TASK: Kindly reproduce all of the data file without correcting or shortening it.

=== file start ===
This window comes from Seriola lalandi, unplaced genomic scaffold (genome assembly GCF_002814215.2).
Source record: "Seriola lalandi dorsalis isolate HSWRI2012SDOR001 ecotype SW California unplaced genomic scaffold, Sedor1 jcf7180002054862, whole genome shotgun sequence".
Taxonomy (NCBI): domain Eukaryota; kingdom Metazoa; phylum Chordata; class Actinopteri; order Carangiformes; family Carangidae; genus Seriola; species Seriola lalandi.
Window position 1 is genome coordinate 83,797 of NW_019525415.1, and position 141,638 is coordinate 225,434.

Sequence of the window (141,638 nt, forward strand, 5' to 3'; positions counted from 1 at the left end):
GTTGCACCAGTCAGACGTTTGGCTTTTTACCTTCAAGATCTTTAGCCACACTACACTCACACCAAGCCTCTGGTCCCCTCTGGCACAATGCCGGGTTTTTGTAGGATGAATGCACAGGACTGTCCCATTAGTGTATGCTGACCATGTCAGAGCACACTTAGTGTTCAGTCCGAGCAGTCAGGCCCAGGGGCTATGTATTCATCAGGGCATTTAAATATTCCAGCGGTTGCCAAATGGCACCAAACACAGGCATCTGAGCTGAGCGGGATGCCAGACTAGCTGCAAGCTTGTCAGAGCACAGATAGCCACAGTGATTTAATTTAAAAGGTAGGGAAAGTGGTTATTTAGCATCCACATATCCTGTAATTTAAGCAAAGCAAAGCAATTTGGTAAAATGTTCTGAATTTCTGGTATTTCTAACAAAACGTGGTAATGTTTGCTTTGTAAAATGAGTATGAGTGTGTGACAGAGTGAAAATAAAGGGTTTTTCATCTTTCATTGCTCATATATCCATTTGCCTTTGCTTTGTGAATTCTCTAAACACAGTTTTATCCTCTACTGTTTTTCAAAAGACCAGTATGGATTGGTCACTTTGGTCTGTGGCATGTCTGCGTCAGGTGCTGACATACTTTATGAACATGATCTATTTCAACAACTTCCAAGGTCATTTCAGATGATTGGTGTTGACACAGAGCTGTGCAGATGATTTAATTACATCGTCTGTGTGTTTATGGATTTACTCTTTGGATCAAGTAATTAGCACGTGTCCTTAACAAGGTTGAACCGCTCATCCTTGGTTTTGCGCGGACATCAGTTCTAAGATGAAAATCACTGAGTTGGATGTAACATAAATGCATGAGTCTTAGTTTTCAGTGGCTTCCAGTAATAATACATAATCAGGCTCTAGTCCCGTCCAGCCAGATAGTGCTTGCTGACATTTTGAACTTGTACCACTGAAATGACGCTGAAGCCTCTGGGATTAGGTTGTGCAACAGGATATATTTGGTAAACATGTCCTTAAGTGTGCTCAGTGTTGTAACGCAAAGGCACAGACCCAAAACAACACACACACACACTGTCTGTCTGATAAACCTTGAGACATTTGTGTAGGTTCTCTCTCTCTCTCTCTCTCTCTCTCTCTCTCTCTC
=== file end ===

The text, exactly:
This window comes from Seriola lalandi, unplaced genomic scaffold (genome assembly GCF_002814215.2).
Source record: "Seriola lalandi dorsalis isolate HSWRI2012SDOR001 ecotype SW California unplaced genomic scaffold, Sedor1 jcf7180002054862, whole genome shotgun sequence".
Taxonomy (NCBI): domain Eukaryota; kingdom Metazoa; phylum Chordata; class Actinopteri; order Carangiformes; family Carangidae; genus Seriola; species Seriola lalandi.
Window position 1 is genome coordinate 83,797 of NW_019525415.1, and position 141,638 is coordinate 225,434.

Sequence of the window (141,638 nt, forward strand, 5' to 3'; positions counted from 1 at the left end):
GTTGCACCAGTCAGACGTTTGGCTTTTTACCTTCAAGATCTTTAGCCACACTACACTCACACCAAGCCTCTGGTCCCCTCTGGCACAATGCCGGGTTTTTGTAGGATGAATGCACAGGACTGTCCCATTAGTGTATGCTGACCATGTCAGAGCACACTTAGTGTTCAGTCCGAGCAGTCAGGCCCAGGGGCTATGTATTCATCAGGGCATTTAAATATTCCAGCGGTTGCCAAATGGCACCAAACACAGGCATCTGAGCTGAGCGGGATGCCAGACTAGCTGCAAGCTTGTCAGAGCACAGATAGCCACAGTGATTTAATTTAAAAGGTAGGGAAAGTGGTTATTTAGCATCCACATATCCTGTAATTTAAGCAAAGCAAAGCAATTTGGTAAAATGTTCTGAATTTCTGGTATTTCTAACAAAACGTGGTAATGTTTGCTTTGTAAAATGAGTATGAGTGTGTGACAGAGTGAAAATAAAGGGTTTTTCATCTTTCATTGCTCATATATCCATTTGCCTTTGCTTTGTGAATTCTCTAAACACAGTTTTATCCTCTACTGTTTTTCAAAAGACCAGTATGGATTGGTCACTTTGGTCTGTGGCATGTCTGCGTCAGGTGCTGACATACTTTATGAACATGATCTATTTCAACAACTTCCAAGGTCATTTCAGATGATTGGTGTTGACACAGAGCTGTGCAGATGATTTAATTACATCGTCTGTGTGTTTATGGATTTACTCTTTGGATCAAGTAATTAGCACGTGTCCTTAACAAGGTTGAACCGCTCATCCTTGGTTTTGCGCGGACATCAGTTCTAAGATGAAAATCACTGAGTTGGATGTAACATAAATGCATGAGTCTTAGTTTTCAGTGGCTTCCAGTAATAATACATAATCAGGCTCTAGTCCCGTCCAGCCAGATAGTGCTTGCTGACATTTTGAACTTGTACCACTGAAATGACGCTGAAGCCTCTGGGATTAGGTTGTGCAACAGGATATATTTGGTAAACATGTCCTTAAGTGTGCTCAGTGTTGTAACGCAAAGGCACAGACCCAAAACAACACACACACACACTGTCTGTCTGATAAACCTTGAGACATTTGTGTAGGTTCTCTCTCTCTCTCTCTCTCTCTCTCTCTCTCTCTC